“We’re basing our actions off of those expected weather forecasts,” fire incident commander Rich Harvey said at the time.
When things went downhill on Tuesday, June 26, firefighters were pulled back from the lines. The lines were busted, the fire in a full-on spread into the neighborhoods where it had looked like homes had a chance to survive. They were downhill from the fire and … heat rises, doesn’t it?
The problem was, the fire was dropping down from the sky.
National Weather Service meteorologist Lisa Kriederman was assigned to help the firefighters. She had left her office in Boulder to join fire bosses trying to plan the fight. She knew a few things about how fires create their own weather.
“Basically you can liken them to a chimney effect,” said Kriederman. “You have all this heat, down below from the fire and it just wants to move up and it moves up it wants to replace that with incoming air, so it draws in wind from its surrounding area.”
State climatologist Nolan Doesken explained why it’s so hard to predict.
“What happens is the heat of the fire is so intense, it creates very strong updrafts and those updrafts have to be replaced by air from somewhere else and the air will come in from around the fire in complicated ways, very much a function of how the mountain valley orientations are, very difficult to know in advance.”
But Kriederman saw unstable weather that would make it even worse.
Fires make their own weather in a variety of ways. Sometimes fires develop nasty twisting fire tornadoes, also known as fire whirls or vortices. That’s caused by cooler air on one side, warmer on the other. The fire starts pulling air to supply oxygen and it spins, faster and faster. The columns of smoke that rise above big fires become their own weather systems.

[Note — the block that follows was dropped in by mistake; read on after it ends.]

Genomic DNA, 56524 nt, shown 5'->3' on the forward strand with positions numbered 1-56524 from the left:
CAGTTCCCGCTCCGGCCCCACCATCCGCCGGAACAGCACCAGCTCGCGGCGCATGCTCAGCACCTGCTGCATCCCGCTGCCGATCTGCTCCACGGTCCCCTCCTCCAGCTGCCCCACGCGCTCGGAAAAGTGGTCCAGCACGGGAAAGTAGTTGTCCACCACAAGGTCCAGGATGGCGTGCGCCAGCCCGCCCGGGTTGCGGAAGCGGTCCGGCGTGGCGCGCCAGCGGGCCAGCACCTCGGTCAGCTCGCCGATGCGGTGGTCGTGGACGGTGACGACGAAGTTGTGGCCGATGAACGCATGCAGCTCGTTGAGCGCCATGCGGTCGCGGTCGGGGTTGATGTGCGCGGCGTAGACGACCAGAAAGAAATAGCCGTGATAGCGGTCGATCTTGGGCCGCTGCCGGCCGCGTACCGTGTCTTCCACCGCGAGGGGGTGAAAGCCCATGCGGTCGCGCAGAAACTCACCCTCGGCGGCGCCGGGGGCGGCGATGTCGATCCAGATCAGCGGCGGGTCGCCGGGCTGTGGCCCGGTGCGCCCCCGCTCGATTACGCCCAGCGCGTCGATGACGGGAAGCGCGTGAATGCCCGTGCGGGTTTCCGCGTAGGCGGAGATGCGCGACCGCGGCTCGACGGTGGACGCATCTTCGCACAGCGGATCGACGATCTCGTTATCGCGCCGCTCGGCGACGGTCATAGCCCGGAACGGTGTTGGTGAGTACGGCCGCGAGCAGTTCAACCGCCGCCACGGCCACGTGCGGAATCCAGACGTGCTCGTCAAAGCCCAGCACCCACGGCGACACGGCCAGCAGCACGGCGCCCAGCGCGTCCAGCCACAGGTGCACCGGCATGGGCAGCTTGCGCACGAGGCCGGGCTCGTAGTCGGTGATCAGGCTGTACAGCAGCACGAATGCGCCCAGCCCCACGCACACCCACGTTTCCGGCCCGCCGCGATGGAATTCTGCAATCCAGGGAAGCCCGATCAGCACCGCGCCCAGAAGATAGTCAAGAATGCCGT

“It will create a thunderhead, sometimes lightning, sometimes rain, that will usually fall downwind unfortunately of the fire instead of right on it. That will mostly just keep generating strong updrafts, bringing stronger air, winds in and sort of keeping the fire going.”
Firefighters on the ground have reported feeling raindrops as they work. The rising columns of smoke cause what are called, pyrocumulous clouds.
“It basically just looks like the top of a thunderstorm and it’s just because that air is so hot and it ends up feeding up particles that cloud droplets can attach to and basically form that cloud,” said Kriederman.
The Waldo Canyon Fire was pushing up a huge smoke column, carrying hot embers.
“The environment was very unstable and we could see that at 9 a.m.,” said Kriederman. “We already started seeing that column of smoke, going up into the air with a little bit of pyrocumulous on top. That really told us that.”
While it was sucking in its own air, it was being hit itself. There was a thunderstorm miles away, over the old Hayman Fire burn area. It provided the wind that sent the Waldo Canyon Fire downhill.
“And that was producing outflow wind that spread out radially, and even through it was pushing northeast and away from the Waldo Canyon fire, those outflow winds also were being spread toward the South, towards our fire,” said Kriederman. It tipped the heat column over. The column was then hanging over cooler ground, not fire. Then the column dropped.
“It allows anything that was being held up in the air to fall down so there were probably some embers in there as well. There was debris from the trees burning. But mostly it just comes down as a big rush of wind.”
Hot embers poured over homes along with wind, driving the fire and ending up causing heartbreak, adding to the destruction that ended with two lives and 346 homes lost.
A bad fire got worse, by making its own weather and being influenced by a storm over another old fire area. It was nature showing its power to overwhelm the best firefighters could do.